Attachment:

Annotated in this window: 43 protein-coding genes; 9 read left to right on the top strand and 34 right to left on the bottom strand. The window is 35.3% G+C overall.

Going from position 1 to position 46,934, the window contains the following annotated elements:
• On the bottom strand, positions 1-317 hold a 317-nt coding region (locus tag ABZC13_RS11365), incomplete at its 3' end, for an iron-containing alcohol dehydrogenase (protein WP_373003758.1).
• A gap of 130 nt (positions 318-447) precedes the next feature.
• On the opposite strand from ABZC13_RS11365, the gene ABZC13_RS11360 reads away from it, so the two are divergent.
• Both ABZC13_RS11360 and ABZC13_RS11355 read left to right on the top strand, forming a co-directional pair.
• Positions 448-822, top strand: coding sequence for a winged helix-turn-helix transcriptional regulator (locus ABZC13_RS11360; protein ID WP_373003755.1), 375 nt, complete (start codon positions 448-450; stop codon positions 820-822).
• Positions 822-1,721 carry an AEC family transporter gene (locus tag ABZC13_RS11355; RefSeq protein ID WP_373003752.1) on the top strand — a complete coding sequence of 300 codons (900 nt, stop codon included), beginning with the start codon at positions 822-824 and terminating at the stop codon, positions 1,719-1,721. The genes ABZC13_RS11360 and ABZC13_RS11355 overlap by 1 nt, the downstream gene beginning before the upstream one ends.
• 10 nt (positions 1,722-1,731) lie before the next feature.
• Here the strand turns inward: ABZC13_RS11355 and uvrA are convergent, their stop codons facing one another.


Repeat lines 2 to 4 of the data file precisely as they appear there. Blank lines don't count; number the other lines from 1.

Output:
Going from position 1 to position 46,934, the window contains the following annotated elements:
• On the bottom strand, positions 1-317 hold a 317-nt coding region (locus tag ABZC13_RS11365), incomplete at its 3' end, for an iron-containing alcohol dehydrogenase (protein WP_373003758.1).
• A gap of 130 nt (positions 318-447) precedes the next feature.